Journal article

Thermocouple Thermal Inertia Effects on Impingement Heat Transfer Experiments Using the Transient Liquid Crystal Technique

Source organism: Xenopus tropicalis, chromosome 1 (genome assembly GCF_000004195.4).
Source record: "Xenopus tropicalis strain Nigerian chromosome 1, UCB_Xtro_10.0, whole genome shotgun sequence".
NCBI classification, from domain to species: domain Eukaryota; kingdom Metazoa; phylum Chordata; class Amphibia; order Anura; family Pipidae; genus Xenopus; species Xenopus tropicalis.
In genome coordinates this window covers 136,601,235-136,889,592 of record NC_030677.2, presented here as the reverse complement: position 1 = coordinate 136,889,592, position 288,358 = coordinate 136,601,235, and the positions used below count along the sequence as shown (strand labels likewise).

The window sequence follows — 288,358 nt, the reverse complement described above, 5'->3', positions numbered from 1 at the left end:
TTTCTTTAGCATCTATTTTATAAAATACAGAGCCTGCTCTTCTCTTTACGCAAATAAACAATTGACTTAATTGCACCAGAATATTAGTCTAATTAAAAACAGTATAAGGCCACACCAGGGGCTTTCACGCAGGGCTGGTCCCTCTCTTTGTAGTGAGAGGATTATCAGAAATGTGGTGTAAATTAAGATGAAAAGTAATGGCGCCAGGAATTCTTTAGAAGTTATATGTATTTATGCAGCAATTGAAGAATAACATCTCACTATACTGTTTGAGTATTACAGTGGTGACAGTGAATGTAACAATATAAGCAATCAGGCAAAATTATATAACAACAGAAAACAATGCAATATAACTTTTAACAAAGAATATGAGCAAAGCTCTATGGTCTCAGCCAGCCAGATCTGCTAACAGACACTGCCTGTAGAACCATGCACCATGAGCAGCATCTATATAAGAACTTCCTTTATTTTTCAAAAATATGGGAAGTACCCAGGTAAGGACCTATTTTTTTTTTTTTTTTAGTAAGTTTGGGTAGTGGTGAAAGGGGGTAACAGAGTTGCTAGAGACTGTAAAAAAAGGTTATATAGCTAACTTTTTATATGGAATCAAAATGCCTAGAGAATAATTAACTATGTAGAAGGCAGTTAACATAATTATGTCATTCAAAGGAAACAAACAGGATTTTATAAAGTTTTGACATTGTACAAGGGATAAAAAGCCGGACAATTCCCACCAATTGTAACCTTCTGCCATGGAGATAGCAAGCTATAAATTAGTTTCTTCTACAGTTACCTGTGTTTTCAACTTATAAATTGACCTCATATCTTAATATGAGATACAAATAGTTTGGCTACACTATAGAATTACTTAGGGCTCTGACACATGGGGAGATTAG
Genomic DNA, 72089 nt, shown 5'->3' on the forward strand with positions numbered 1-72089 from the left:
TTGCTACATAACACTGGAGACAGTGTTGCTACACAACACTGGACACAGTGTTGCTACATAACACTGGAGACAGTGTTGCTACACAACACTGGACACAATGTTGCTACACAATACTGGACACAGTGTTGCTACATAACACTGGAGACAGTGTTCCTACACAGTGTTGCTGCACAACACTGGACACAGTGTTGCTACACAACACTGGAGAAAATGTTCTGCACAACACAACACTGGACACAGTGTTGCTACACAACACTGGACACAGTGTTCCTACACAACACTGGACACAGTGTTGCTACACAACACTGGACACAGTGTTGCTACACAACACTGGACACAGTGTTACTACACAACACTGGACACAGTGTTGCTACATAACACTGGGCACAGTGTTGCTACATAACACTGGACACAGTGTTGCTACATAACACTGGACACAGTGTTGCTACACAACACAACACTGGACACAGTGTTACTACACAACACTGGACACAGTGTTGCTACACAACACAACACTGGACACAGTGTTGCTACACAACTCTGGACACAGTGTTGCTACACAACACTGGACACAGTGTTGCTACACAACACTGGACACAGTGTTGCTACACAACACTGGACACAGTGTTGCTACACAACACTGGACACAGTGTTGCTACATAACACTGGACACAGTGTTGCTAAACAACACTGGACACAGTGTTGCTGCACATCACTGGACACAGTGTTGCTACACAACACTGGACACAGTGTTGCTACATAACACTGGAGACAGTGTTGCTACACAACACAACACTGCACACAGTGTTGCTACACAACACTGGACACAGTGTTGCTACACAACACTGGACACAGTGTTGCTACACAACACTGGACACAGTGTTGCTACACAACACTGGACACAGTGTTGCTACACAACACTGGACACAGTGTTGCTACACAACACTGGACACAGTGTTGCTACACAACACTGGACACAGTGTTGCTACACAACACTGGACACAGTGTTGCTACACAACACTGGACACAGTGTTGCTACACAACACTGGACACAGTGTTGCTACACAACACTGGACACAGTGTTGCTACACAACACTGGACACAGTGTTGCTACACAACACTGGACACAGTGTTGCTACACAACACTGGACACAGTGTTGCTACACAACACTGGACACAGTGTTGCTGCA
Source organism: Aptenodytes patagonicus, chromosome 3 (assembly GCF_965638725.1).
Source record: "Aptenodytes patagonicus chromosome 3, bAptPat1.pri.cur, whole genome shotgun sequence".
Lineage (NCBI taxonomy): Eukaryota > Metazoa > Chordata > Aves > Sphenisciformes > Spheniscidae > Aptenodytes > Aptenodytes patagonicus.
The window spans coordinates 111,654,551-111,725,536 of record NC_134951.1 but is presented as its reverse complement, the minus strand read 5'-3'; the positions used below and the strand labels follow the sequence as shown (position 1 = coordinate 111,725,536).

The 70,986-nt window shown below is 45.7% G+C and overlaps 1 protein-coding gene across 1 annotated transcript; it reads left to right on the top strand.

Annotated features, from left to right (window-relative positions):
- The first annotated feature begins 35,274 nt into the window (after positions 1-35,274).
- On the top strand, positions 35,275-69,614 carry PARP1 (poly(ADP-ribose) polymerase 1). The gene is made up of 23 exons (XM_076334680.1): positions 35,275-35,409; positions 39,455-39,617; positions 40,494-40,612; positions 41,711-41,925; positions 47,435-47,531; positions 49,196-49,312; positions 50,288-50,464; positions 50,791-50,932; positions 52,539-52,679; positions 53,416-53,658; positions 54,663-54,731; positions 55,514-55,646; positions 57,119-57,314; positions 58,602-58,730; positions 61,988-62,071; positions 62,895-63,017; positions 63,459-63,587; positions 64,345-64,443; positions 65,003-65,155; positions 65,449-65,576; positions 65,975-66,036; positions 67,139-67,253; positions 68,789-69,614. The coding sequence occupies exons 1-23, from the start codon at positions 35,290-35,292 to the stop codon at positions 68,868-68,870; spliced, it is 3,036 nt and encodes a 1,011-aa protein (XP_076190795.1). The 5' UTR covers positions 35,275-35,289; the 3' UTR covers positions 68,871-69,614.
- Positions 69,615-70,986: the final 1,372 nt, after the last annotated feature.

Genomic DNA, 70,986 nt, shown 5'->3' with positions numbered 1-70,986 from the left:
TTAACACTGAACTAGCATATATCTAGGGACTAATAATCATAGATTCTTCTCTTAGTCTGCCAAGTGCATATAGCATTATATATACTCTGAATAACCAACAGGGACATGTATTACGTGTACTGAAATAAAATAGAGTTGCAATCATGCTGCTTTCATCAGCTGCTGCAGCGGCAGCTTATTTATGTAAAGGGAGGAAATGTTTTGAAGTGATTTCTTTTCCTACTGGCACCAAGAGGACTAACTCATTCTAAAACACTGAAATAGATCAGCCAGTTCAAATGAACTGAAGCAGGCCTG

The transient liquid crystal technique is widely used for impingement heat transfer experiments. Additionally, due to the difficulty of producing pure temperature steps in the flow, many authors assumed the fluid temperature evolution as a series of step changes using Duhamel’s superposition theorem. However, for small impingement configurations where the jets are fed from the same plenum chamber, and hence flow velocities are relatively small, thermal inertia of commercial thermocouples causes a delay, lagging from the real plenum temperature history. This paper investigates thermal inertia characteristics of thermocouples and their effect on the calculation of impingement heat transfer coefficient. Several thermocouples with exposed junction and different wire diameter were considered over a range of plenum flow conditions typically found in impingement heat transfer experiments. The effect of thermocouple time constant on the evaluation of the heat transfer rate was investigated in a narrow channel consisting of five inline impingement jets. The results indicated a significant effect of thermocouple response on the stagnation point region heat transfer, while lower local heat transfer rates are negligibly affected as liquid crystal signals appear later in time and the driving gas temperature history has a smaller influence on the evaluated data.


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